Bambi is a story that I vividly remember as a child, it is a classic disney film and one where children of my generation first witnessed a traumatic death in a film. The death of Bambi’s mother was something that stayed with me and for a long time made me skip past it in the film to avoid watching it again. Now being older the reality of death and destruction is difficult to escape. It’s a prominent feature in the news everyday, with many terrible things happening all over the world. Perhaps one of the most harrowing currently is the conflict in Syria that has been a problem for the last few years. For me the link between the issues in Syria and the story of Bambi formed quite quickly. In both stories it is the innocent that are most affected, in Bambi it is the animals being killed by the human hunters or ‘he’ and in Syria it is innocent civilians being hurt by a mixture of Isis, the airstrikes and Assad’s regime. Whilst in the story of Bambi it is clear who the enemy is, In my adaptation of the play it will remain unclear to the audience who ‘he’ is. It will up to the audience to decide and ultimately act as a metaphor for all of the larger powers that are controlling the lives of good people.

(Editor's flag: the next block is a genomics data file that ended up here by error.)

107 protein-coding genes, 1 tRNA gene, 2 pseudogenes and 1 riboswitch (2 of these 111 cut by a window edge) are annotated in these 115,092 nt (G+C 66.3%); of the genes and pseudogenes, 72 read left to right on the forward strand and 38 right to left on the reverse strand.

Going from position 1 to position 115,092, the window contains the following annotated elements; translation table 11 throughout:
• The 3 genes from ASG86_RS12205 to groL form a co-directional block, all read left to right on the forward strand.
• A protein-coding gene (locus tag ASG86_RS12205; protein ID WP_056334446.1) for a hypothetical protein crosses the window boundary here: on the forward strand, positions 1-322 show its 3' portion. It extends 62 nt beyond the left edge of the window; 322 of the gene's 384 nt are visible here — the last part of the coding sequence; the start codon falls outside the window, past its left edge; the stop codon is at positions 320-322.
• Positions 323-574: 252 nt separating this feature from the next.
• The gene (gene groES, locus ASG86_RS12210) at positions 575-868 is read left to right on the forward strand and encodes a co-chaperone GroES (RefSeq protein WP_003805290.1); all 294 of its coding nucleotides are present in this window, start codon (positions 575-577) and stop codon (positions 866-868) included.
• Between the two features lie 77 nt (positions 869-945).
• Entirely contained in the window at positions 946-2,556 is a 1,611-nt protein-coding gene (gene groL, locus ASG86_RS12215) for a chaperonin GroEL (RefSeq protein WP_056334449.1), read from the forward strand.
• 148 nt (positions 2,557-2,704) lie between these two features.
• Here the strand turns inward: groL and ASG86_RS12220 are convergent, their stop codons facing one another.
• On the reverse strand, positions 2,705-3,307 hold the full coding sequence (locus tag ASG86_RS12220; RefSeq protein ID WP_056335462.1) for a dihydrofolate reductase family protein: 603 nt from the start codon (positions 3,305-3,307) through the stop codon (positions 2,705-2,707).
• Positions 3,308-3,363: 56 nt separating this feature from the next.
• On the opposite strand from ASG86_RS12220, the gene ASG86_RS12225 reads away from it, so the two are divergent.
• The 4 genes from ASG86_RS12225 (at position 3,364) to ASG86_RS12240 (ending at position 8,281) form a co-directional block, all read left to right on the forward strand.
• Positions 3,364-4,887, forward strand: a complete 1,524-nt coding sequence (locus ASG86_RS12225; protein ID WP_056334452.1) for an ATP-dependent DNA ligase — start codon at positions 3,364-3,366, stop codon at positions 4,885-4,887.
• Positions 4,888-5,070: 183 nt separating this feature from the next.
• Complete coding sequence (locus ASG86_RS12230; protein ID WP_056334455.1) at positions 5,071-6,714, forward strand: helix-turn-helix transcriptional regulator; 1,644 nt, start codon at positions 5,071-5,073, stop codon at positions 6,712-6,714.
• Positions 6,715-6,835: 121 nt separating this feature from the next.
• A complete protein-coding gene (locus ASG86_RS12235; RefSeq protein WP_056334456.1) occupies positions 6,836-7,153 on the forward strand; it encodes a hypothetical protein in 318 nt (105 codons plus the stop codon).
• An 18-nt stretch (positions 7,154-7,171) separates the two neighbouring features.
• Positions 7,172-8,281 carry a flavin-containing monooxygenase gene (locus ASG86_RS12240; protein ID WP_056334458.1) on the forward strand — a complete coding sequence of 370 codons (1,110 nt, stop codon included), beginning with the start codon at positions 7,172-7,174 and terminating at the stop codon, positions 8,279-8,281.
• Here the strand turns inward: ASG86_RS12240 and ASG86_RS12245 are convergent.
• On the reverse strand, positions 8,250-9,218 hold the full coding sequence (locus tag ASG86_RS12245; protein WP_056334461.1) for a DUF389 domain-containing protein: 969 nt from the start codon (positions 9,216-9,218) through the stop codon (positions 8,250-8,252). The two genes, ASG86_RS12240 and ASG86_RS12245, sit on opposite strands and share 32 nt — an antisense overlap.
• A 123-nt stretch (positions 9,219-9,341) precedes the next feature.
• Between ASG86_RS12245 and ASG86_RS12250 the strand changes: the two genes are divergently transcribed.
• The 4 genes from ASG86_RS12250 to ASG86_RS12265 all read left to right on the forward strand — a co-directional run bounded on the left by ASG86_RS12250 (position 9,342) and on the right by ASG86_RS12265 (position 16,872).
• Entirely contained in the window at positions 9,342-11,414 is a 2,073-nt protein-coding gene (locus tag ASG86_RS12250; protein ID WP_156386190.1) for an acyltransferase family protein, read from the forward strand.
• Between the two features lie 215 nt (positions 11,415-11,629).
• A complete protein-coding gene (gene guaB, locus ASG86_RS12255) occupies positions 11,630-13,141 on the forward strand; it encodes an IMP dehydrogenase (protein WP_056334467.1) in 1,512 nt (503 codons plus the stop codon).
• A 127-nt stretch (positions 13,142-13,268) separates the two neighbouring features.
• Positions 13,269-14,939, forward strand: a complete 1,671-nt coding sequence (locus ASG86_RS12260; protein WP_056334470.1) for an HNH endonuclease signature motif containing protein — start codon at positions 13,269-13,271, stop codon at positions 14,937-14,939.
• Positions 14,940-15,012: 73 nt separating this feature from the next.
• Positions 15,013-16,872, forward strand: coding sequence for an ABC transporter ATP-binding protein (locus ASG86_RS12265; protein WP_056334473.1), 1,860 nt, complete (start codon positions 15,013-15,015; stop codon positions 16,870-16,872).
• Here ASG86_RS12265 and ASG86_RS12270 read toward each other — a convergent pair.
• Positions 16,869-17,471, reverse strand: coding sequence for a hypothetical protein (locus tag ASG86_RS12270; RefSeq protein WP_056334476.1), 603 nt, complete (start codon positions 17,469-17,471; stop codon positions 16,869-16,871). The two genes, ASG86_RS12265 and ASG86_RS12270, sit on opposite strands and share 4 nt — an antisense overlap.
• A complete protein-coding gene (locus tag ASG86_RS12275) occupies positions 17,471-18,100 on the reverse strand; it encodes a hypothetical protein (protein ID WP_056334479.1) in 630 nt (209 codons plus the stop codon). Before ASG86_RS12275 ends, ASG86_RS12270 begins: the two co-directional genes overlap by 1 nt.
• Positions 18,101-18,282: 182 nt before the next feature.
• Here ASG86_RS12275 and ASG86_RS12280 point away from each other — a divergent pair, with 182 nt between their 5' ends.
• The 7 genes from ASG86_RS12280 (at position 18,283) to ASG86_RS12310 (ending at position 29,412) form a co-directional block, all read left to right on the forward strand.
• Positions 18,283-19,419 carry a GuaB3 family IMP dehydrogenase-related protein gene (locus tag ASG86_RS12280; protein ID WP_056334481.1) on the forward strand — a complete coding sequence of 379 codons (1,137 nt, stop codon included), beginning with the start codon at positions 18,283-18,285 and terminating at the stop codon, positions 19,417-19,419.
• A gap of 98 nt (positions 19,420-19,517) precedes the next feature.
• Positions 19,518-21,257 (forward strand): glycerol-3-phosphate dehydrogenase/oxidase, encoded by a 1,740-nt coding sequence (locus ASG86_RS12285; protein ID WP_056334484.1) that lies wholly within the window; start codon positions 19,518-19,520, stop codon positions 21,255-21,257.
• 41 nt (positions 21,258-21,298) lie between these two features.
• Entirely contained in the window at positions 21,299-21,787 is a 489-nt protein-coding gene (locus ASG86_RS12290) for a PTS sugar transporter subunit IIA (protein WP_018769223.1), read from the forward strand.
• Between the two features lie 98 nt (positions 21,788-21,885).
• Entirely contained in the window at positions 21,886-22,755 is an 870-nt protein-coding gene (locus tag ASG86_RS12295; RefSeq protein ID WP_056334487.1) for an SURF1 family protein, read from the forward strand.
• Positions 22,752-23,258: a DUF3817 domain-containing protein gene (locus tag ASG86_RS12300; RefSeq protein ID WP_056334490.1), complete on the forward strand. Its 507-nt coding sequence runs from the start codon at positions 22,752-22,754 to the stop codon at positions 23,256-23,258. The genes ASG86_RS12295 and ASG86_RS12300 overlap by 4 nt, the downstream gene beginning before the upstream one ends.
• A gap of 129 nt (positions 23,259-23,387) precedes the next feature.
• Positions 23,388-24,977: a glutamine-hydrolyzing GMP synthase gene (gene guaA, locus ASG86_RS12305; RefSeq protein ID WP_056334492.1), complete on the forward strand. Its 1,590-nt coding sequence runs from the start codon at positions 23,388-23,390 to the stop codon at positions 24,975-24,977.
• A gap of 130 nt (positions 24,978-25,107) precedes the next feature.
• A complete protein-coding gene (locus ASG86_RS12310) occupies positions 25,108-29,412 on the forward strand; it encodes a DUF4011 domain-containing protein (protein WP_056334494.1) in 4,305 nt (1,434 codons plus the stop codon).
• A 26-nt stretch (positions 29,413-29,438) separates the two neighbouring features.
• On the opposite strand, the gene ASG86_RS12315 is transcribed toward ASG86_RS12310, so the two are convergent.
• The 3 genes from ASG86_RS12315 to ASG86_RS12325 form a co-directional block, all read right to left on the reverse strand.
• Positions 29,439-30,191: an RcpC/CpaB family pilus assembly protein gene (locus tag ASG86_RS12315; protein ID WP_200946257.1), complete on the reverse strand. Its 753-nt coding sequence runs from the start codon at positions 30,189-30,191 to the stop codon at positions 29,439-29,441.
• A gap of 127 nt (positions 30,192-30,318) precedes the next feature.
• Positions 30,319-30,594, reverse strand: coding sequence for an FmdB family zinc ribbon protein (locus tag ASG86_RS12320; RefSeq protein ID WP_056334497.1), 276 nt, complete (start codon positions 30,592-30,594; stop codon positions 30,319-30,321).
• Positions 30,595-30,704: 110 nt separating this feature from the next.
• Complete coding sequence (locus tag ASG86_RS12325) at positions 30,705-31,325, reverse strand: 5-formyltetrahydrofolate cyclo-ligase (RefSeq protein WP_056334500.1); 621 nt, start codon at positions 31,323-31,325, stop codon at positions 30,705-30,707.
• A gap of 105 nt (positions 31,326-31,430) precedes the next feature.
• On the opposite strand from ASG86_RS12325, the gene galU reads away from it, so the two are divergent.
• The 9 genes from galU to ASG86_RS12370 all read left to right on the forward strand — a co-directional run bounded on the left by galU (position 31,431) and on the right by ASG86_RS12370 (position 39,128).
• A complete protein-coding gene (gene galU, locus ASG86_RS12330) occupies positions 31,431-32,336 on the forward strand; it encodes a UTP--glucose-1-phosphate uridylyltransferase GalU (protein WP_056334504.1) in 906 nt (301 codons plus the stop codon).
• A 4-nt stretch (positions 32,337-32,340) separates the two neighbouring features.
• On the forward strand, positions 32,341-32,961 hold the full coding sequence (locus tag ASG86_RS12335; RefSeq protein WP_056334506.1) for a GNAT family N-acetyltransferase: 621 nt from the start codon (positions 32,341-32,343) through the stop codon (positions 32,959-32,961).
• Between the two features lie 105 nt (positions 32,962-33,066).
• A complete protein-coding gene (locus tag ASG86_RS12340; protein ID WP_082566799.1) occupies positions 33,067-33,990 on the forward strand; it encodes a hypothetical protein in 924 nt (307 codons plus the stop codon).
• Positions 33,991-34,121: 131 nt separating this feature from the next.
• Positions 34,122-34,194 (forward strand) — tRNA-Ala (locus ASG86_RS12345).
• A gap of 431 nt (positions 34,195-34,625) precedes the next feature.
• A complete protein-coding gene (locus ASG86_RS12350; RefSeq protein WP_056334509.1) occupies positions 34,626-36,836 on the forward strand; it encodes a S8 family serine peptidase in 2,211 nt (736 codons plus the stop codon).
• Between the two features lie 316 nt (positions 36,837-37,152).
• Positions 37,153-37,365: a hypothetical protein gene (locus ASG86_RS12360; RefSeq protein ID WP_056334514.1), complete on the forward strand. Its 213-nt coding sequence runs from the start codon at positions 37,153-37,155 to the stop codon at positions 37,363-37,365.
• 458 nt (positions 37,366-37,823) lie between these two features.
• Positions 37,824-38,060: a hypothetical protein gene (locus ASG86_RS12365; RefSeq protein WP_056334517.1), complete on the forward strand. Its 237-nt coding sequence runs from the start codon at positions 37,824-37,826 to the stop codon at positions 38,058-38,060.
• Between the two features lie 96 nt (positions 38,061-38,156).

Due to the depth concept that I want to create, I will be basing my adaptation for theatre on the original German story by Felix Salten which has a far darker feel to it. The play will be set in a refugee camp where Bambi is child of roughly ten or eleven and the different animals are various people around the camp of different nationalities. As part of the original story a young deer called Gobo is captured by the humans and fitted with a collar. In my version Gobo will be a small boy who gets taken and returned in a suicide vest before getting blown up in the middle of the play. The performance will not be easy to watch but I feel that it is necessary as we can’t ignore what is happening.

The main concept for the design process stems from Bambi being a children’s book, an idea that was easily relatable to the Syrian conflict. When watching and reading about all the latest news from Syria it is the images and stories about children that are the most harrowing and stay in people’s memory. They are also the ones that are most effected having grown up in a war zone witnessing countless horrors and often ending up with their homes crushed by the airstrikes. As a result of this I intend to use the idea of a children’s colouring/activity book as the basis for my textiles, keeping the colour palette very monochrome with splashes of bright vibrant colours where ‘children would have coloured in’.